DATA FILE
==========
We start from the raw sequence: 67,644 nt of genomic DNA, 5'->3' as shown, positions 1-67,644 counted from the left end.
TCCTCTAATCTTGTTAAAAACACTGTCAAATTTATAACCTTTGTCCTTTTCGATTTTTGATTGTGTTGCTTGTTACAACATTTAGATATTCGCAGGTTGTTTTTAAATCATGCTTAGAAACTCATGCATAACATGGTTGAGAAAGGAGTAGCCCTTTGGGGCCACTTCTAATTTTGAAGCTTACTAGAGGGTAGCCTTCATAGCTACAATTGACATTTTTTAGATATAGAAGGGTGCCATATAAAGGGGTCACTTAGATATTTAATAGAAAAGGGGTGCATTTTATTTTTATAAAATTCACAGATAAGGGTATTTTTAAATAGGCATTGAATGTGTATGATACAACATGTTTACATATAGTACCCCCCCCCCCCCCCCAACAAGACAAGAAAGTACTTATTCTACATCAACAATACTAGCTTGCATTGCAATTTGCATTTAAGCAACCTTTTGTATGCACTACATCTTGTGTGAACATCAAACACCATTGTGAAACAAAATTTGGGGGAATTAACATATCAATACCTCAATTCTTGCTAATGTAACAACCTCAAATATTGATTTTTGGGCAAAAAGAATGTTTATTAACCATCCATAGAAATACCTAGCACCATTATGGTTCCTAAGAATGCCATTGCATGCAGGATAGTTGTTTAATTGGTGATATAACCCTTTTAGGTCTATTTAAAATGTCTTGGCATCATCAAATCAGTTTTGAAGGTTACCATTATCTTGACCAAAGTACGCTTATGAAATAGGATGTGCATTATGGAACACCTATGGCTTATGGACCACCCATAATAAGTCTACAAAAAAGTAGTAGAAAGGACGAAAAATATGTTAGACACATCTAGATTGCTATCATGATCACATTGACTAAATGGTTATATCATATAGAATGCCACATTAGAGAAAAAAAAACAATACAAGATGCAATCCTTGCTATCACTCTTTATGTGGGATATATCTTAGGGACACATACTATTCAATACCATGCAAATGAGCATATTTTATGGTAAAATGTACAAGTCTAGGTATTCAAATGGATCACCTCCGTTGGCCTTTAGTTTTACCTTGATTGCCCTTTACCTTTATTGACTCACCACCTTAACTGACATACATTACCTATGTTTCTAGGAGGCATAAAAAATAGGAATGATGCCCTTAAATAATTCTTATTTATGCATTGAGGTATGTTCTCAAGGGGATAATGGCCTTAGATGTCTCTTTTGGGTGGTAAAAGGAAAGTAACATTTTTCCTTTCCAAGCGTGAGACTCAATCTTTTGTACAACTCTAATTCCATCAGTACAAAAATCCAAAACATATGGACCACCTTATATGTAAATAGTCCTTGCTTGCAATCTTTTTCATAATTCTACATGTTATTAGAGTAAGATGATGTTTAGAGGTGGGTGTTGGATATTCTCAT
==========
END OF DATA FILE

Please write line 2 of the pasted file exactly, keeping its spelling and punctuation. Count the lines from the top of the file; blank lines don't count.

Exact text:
TCCTCTAATCTTGTTAAAAACACTGTCAAATTTATAACCTTTGTCCTTTTCGATTTTTGATTGTGTTGCTTGTTACAACATTTAGATATTCGCAGGTTGTTTTTAAATCATGCTTAGAAACTCATGCATAACATGGTTGAGAAAGGAGTAGCCCTTTGGGGCCACTTCTAATTTTGAAGCTTACTAGAGGGTAGCCTTCATAGCTACAATTGACATTTTTTAGATATAGAAGGGTGCCATATAAAGGGGTCACTTAGATATTTAATAGAAAAGGGGTGCATTTTATTTTTATAAAATTCACAGATAAGGGTATTTTTAAATAGGCATTGAATGTGTATGATACAACATGTTTACATATAGTACCCCCCCCCCCCCCCCAACAAGACAAGAAAGTACTTATTCTACATCAACAATACTAGCTTGCATTGCAATTTGCATTTAAGCAACCTTTTGTATGCACTACATCTTGTGTGAACATCAAACACCATTGTGAAACAAAATTTGGGGGAATTAACATATCAATACCTCAATTCTTGCTAATGTAACAACCTCAAATATTGATTTTTGGGCAAAAAGAATGTTTATTAACCATCCATAGAAATACCTAGCACCATTATGGTTCCTAAGAATGCCATTGCATGCAGGATAGTTGTTTAATTGGTGATATAACCCTTTTAGGTCTATTTAAAATGTCTTGGCATCATCAAATCAGTTTTGAAGGTTACCATTATCTTGACCAAAGTACGCTTATGAAATAGGATGTGCATTATGGAACACCTATGGCTTATGGACCACCCATAATAAGTCTACAAAAAAGTAGTAGAAAGGACGAAAAATATGTTAGACACATCTAGATTGCTATCATGATCACATTGACTAAATGGTTATATCATATAGAATGCCACATTAGAGAAAAAAAAACAATACAAGATGCAATCCTTGCTATCACTCTTTATGTGGGATATATCTTAGGGACACATACTATTCAATACCATGCAAATGAGCATATTTTATGGTAAAATGTACAAGTCTAGGTATTCAAATGGATCACCTCCGTTGGCCTTTAGTTTTACCTTGATTGCCCTTTACCTTTATTGACTCACCACCTTAACTGACATACATTACCTATGTTTCTAGGAGGCATAAAAAATAGGAATGATGCCCTTAAATAATTCTTATTTATGCATTGAGGTATGTTCTCAAGGGGATAATGGCCTTAGATGTCTCTTTTGGGTGGTAAAAGGAAAGTAACATTTTTCCTTTCCAAGCGTGAGACTCAATCTTTTGTACAACTCTAATTCCATCAGTACAAAAATCCAAAACATATGGACCACCTTATATGTAAATAGTCCTTGCTTGCAATCTTTTTCATAATTCTACATGTTATTAGAGTAAGATGATGTTTAGAGGTGGGTGTTGGATATTCTCAT